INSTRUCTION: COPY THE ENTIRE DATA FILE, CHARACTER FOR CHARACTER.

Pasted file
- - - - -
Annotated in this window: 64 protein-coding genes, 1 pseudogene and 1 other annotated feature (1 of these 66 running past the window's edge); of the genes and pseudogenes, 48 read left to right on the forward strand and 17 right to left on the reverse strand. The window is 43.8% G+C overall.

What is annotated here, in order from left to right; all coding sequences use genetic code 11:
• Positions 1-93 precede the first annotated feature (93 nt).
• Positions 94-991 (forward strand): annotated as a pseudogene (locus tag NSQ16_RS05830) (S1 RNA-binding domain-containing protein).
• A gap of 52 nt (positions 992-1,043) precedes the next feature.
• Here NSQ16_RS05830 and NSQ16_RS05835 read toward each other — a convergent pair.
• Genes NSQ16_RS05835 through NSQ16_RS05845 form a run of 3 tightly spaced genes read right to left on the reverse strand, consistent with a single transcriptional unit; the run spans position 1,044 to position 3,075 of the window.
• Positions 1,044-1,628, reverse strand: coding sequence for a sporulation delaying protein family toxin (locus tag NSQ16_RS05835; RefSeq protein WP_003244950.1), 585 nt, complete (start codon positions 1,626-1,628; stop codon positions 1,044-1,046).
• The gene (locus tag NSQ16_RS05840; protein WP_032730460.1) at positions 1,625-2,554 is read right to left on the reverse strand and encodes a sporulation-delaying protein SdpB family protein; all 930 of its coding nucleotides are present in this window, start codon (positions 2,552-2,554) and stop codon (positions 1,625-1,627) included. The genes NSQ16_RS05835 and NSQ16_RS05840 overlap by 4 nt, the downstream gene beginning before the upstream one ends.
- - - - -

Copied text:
Annotated in this window: 64 protein-coding genes, 1 pseudogene and 1 other annotated feature (1 of these 66 running past the window's edge); of the genes and pseudogenes, 48 read left to right on the forward strand and 17 right to left on the reverse strand. The window is 43.8% G+C overall.

What is annotated here, in order from left to right; all coding sequences use genetic code 11:
• Positions 1-93 precede the first annotated feature (93 nt).
• Positions 94-991 (forward strand): annotated as a pseudogene (locus tag NSQ16_RS05830) (S1 RNA-binding domain-containing protein).
• A gap of 52 nt (positions 992-1,043) precedes the next feature.
• Here NSQ16_RS05830 and NSQ16_RS05835 read toward each other — a convergent pair.
• Genes NSQ16_RS05835 through NSQ16_RS05845 form a run of 3 tightly spaced genes read right to left on the reverse strand, consistent with a single transcriptional unit; the run spans position 1,044 to position 3,075 of the window.
• Positions 1,044-1,628, reverse strand: coding sequence for a sporulation delaying protein family toxin (locus tag NSQ16_RS05835; RefSeq protein WP_003244950.1), 585 nt, complete (start codon positions 1,626-1,628; stop codon positions 1,044-1,046).
• The gene (locus tag NSQ16_RS05840; protein WP_032730460.1) at positions 1,625-2,554 is read right to left on the reverse strand and encodes a sporulation-delaying protein SdpB family protein; all 930 of its coding nucleotides are present in this window, start codon (positions 2,552-2,554) and stop codon (positions 1,625-1,627) included. The genes NSQ16_RS05835 and NSQ16_RS05840 overlap by 4 nt, the downstream gene beginning before the upstream one ends.